Ultimate Frisbee: Rise Up's New Videos Can Change Landscape of the Sport

Al RiegerCorrespondent IJune 13, 2012

The sport of Ultimate will never be the same. One company called Rise Up is beginning to paint a new future for Ultimate with a set of online instructional videos featuring expert tutorials on how to improve both individual and team skills. 

Creative Director and Producer of Rise Up, Mario O’Brien, said this is a “huge step in that it provides useful resources to people who want to improve themselves and their team.”

In any other sport, instructional videos hitting the market may not make news. Yet, Rise Up will be the first professionally made videos Ultimate has ever seen, a historic landmark for all teams that have relied mostly on advice from other players, books and personal judgment.

These aren’t hippies with smokers' cough tossing around a disc anymore. Anyone who saw the College Championships in May, or the AUDL recaps on Youtube, knows Ultimate has evolved into a high intensity team sport played by world class athletes.

Those teams in Boulder, Co, the ones like Carleton College and Wisconsin, they don’t just make it because of talent. They make it because their schools have had longstanding Ultimate traditions, the older dudes who teach the freshmen how to properly execute the dump swing (a skill learned in episode one), how to properly execute an offense and how to defend—not just how to drink.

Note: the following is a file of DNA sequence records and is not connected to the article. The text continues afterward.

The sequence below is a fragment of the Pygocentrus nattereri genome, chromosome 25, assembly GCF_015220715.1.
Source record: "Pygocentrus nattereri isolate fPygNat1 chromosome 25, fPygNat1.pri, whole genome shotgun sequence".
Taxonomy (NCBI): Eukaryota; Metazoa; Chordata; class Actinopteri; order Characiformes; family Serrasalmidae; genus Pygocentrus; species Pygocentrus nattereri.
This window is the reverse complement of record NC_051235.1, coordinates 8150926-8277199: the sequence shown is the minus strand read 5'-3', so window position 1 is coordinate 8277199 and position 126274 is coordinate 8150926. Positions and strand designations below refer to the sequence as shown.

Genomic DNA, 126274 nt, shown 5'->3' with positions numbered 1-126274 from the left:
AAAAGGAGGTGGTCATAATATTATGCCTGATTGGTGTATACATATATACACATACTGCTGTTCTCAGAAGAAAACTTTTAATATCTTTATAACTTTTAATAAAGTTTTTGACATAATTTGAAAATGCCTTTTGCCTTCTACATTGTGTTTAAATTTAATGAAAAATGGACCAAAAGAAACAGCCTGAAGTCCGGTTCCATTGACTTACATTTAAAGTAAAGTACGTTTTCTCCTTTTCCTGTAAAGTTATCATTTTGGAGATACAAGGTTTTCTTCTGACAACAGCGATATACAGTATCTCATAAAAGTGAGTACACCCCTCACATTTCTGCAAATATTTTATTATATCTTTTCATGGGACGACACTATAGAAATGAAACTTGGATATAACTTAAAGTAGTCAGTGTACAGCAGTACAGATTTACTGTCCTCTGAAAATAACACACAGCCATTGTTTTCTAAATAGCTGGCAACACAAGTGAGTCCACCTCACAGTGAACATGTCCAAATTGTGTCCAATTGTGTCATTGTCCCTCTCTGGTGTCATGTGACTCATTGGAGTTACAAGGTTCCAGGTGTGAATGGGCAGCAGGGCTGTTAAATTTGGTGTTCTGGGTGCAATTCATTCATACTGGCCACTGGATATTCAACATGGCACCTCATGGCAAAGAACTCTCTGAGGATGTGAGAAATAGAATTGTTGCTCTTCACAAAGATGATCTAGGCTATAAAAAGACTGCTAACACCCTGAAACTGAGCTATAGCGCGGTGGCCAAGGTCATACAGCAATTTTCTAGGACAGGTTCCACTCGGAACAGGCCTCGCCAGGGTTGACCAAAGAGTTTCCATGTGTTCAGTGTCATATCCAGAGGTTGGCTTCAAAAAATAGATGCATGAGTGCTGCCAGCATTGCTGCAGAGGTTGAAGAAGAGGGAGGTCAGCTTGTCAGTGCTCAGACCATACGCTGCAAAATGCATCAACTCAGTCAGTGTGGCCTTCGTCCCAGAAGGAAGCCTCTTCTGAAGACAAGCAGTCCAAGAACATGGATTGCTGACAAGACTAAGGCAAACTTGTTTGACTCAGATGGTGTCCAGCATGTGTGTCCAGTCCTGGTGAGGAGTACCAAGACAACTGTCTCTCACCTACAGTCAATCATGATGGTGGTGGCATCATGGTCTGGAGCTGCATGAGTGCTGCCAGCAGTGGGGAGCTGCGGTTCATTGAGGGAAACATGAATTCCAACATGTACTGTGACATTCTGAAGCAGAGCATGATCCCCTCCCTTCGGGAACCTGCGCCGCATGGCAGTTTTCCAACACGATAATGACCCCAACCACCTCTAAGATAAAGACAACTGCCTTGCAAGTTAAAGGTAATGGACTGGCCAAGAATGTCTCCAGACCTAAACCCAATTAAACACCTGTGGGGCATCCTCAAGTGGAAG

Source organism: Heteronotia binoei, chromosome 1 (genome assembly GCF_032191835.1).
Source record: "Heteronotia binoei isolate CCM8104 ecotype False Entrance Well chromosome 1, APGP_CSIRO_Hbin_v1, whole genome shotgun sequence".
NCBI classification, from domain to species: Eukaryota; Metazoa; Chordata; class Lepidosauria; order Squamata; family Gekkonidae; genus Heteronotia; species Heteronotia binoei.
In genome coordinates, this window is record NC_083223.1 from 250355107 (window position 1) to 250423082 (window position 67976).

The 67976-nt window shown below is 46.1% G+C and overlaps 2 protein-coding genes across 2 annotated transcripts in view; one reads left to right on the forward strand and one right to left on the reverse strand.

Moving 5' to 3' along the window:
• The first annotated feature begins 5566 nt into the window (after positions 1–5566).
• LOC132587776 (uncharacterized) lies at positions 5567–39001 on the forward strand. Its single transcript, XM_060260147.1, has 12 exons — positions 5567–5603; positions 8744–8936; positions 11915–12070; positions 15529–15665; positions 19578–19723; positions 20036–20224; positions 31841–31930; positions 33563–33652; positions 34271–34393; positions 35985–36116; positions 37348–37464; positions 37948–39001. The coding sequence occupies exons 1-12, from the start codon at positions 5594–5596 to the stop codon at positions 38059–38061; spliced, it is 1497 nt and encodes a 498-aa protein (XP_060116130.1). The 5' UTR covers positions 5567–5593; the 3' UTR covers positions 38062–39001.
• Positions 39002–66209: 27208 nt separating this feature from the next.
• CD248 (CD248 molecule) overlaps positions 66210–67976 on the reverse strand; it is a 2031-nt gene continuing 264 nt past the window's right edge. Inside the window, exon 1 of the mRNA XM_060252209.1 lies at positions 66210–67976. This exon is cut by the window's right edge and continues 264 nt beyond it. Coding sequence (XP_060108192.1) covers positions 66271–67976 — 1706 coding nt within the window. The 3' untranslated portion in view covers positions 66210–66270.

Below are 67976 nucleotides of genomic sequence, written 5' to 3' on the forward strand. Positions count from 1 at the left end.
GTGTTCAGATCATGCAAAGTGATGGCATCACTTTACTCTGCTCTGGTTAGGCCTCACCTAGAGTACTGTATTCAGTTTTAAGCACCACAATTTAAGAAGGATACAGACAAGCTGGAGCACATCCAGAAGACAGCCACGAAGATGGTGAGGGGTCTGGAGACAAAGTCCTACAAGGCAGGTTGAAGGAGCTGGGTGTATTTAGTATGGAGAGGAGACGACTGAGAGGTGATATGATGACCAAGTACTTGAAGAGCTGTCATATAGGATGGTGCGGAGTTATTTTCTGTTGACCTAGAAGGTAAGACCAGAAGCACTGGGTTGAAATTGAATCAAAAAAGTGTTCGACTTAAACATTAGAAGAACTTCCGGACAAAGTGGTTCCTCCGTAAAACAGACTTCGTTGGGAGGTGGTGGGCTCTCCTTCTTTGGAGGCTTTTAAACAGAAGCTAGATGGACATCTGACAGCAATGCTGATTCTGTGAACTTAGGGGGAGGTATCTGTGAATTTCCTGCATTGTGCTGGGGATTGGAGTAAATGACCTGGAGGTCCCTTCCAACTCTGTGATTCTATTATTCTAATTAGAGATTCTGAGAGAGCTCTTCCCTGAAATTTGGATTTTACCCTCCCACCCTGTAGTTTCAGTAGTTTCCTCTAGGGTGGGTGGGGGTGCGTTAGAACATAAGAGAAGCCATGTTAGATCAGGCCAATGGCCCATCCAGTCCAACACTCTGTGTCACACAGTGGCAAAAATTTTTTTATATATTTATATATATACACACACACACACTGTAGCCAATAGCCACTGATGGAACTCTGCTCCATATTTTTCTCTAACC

Many schools, like the one O’Brien went to, don’t have that luxury. This creates a gap in the competition level among the college and club Ultimate leagues. It's a gap created mainly because a lot of teams just don’t have the guidance to train their players, not because there is a lack of talent. 

“I had been a successful multi-sport athlete in high school, but I did not want to commit to college athletics,” said O’Brien. “Rise Up would have been a godsend for my team. We would have believed in it like the Bible. We didn’t have anyone who played at a high enough level to teach us what was right, wrong, good, bad or otherwise.  We generally taught ourselves.”

Ben Wiggins is the coach of the first two seasons. Wiggins won three club championships with Sockeye and a Callahan award in 2003.

This remains a reality for teams not just in the US, but in other countries as well. Ultimate continues to grow internationally as its popularity has spurred talks about being added as an Olympic sport.   

“The international market has been extremely intriguing so far—funders from over 15 different countries, five continents,” said O’Brien. 

The videos are will be available solely online at RiseUltimate.com, where 

“subscribers will have to pay for access to thematic seasons of 10-12 videos," O'Brien added.

In the videos will be four-time club champion Ben Wiggins, coach of the first two seasons, who will methodically teach and demonstrate individual and team skills based on the theme of the season. One of the appeals will be the high production quality.  

From the promotional video, it is clear Rise Up will be the go-to resource for all teams looking to get better. They’re going to have the expert testimony from the best players in Ultimate, game play demonstrating the particular skill or strategy being taught, all in crystal clear streaming videos. 

Once these videos become available, there’s no question a lot of teams out there will be getting better.

And who knows—maybe a new school gets a chance to shine at nationals?